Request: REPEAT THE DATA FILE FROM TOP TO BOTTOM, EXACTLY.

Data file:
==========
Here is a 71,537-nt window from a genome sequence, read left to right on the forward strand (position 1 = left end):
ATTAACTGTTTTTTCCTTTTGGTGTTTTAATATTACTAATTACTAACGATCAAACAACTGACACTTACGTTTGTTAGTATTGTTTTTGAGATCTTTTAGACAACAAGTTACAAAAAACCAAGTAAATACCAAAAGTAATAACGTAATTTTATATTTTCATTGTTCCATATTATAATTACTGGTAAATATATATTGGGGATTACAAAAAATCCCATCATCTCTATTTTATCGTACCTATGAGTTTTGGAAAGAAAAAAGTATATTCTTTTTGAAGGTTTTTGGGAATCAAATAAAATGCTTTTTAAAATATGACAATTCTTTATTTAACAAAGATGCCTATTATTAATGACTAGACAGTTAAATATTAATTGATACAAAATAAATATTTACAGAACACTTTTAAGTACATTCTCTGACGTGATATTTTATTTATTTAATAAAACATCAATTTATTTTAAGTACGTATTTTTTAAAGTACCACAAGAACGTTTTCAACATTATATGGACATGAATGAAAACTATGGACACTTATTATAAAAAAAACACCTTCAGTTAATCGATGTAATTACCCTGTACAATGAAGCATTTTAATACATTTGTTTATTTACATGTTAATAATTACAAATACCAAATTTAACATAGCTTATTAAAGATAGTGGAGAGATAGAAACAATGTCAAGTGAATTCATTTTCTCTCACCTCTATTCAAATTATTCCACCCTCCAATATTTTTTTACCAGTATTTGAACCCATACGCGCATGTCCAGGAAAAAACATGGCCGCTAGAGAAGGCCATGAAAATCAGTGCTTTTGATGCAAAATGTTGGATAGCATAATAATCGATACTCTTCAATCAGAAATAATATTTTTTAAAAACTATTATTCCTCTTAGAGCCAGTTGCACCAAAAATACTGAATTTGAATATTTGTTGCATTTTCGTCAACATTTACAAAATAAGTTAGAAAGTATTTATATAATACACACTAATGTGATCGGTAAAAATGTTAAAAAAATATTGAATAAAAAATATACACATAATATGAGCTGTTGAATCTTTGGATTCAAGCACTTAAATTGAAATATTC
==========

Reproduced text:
Here is a 71,537-nt window from a genome sequence, read left to right on the forward strand (position 1 = left end):
ATTAACTGTTTTTTCCTTTTGGTGTTTTAATATTACTAATTACTAACGATCAAACAACTGACACTTACGTTTGTTAGTATTGTTTTTGAGATCTTTTAGACAACAAGTTACAAAAAACCAAGTAAATACCAAAAGTAATAACGTAATTTTATATTTTCATTGTTCCATATTATAATTACTGGTAAATATATATTGGGGATTACAAAAAATCCCATCATCTCTATTTTATCGTACCTATGAGTTTTGGAAAGAAAAAAGTATATTCTTTTTGAAGGTTTTTGGGAATCAAATAAAATGCTTTTTAAAATATGACAATTCTTTATTTAACAAAGATGCCTATTATTAATGACTAGACAGTTAAATATTAATTGATACAAAATAAATATTTACAGAACACTTTTAAGTACATTCTCTGACGTGATATTTTATTTATTTAATAAAACATCAATTTATTTTAAGTACGTATTTTTTAAAGTACCACAAGAACGTTTTCAACATTATATGGACATGAATGAAAACTATGGACACTTATTATAAAAAAAACACCTTCAGTTAATCGATGTAATTACCCTGTACAATGAAGCATTTTAATACATTTGTTTATTTACATGTTAATAATTACAAATACCAAATTTAACATAGCTTATTAAAGATAGTGGAGAGATAGAAACAATGTCAAGTGAATTCATTTTCTCTCACCTCTATTCAAATTATTCCACCCTCCAATATTTTTTTACCAGTATTTGAACCCATACGCGCATGTCCAGGAAAAAACATGGCCGCTAGAGAAGGCCATGAAAATCAGTGCTTTTGATGCAAAATGTTGGATAGCATAATAATCGATACTCTTCAATCAGAAATAATATTTTTTAAAAACTATTATTCCTCTTAGAGCCAGTTGCACCAAAAATACTGAATTTGAATATTTGTTGCATTTTCGTCAACATTTACAAAATAAGTTAGAAAGTATTTATATAATACACACTAATGTGATCGGTAAAAATGTTAAAAAAATATTGAATAAAAAATATACACATAATATGAGCTGTTGAATCTTTGGATTCAAGCACTTAAATTGAAATATTC